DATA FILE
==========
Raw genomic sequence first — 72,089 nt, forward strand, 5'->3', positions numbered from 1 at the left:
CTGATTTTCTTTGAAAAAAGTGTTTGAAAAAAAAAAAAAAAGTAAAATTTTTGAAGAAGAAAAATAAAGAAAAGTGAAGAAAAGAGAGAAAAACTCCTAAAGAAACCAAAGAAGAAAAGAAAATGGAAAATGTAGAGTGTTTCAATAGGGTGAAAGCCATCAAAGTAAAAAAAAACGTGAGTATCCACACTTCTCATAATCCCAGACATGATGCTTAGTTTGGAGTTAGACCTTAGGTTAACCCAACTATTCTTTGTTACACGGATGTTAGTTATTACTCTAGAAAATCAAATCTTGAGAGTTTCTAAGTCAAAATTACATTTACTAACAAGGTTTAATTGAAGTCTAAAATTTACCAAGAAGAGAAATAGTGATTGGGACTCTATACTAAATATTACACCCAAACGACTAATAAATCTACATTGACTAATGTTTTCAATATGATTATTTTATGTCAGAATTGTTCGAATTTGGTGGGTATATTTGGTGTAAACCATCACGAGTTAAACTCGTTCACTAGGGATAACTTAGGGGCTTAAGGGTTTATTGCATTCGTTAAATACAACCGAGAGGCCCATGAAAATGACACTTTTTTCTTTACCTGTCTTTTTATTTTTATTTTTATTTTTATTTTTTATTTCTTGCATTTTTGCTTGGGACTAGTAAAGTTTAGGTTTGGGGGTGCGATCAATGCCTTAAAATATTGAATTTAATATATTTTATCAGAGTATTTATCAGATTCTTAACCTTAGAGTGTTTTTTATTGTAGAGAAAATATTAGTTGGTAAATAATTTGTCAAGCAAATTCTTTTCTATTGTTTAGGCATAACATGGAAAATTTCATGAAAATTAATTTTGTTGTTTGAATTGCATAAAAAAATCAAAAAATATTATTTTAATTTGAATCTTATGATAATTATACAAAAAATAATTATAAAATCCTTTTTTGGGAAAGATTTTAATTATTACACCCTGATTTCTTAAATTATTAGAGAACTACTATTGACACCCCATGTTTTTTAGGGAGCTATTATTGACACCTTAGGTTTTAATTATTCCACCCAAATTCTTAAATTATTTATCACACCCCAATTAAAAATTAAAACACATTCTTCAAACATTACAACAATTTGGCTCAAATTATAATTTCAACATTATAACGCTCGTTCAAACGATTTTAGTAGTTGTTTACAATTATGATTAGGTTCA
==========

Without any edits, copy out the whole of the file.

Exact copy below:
Raw genomic sequence first — 72,089 nt, forward strand, 5'->3', positions numbered from 1 at the left:
CTGATTTTCTTTGAAAAAAGTGTTTGAAAAAAAAAAAAAAAGTAAAATTTTTGAAGAAGAAAAATAAAGAAAAGTGAAGAAAAGAGAGAAAAACTCCTAAAGAAACCAAAGAAGAAAAGAAAATGGAAAATGTAGAGTGTTTCAATAGGGTGAAAGCCATCAAAGTAAAAAAAAACGTGAGTATCCACACTTCTCATAATCCCAGACATGATGCTTAGTTTGGAGTTAGACCTTAGGTTAACCCAACTATTCTTTGTTACACGGATGTTAGTTATTACTCTAGAAAATCAAATCTTGAGAGTTTCTAAGTCAAAATTACATTTACTAACAAGGTTTAATTGAAGTCTAAAATTTACCAAGAAGAGAAATAGTGATTGGGACTCTATACTAAATATTACACCCAAACGACTAATAAATCTACATTGACTAATGTTTTCAATATGATTATTTTATGTCAGAATTGTTCGAATTTGGTGGGTATATTTGGTGTAAACCATCACGAGTTAAACTCGTTCACTAGGGATAACTTAGGGGCTTAAGGGTTTATTGCATTCGTTAAATACAACCGAGAGGCCCATGAAAATGACACTTTTTTCTTTACCTGTCTTTTTATTTTTATTTTTATTTTTATTTTTTATTTCTTGCATTTTTGCTTGGGACTAGTAAAGTTTAGGTTTGGGGGTGCGATCAATGCCTTAAAATATTGAATTTAATATATTTTATCAGAGTATTTATCAGATTCTTAACCTTAGAGTGTTTTTTATTGTAGAGAAAATATTAGTTGGTAAATAATTTGTCAAGCAAATTCTTTTCTATTGTTTAGGCATAACATGGAAAATTTCATGAAAATTAATTTTGTTGTTTGAATTGCATAAAAAAATCAAAAAATATTATTTTAATTTGAATCTTATGATAATTATACAAAAAATAATTATAAAATCCTTTTTTGGGAAAGATTTTAATTATTACACCCTGATTTCTTAAATTATTAGAGAACTACTATTGACACCCCATGTTTTTTAGGGAGCTATTATTGACACCTTAGGTTTTAATTATTCCACCCAAATTCTTAAATTATTTATCACACCCCAATTAAAAATTAAAACACATTCTTCAAACATTACAACAATTTGGCTCAAATTATAATTTCAACATTATAACGCTCGTTCAAACGATTTTAGTAGTTGTTTACAATTATGATTAGGTTCA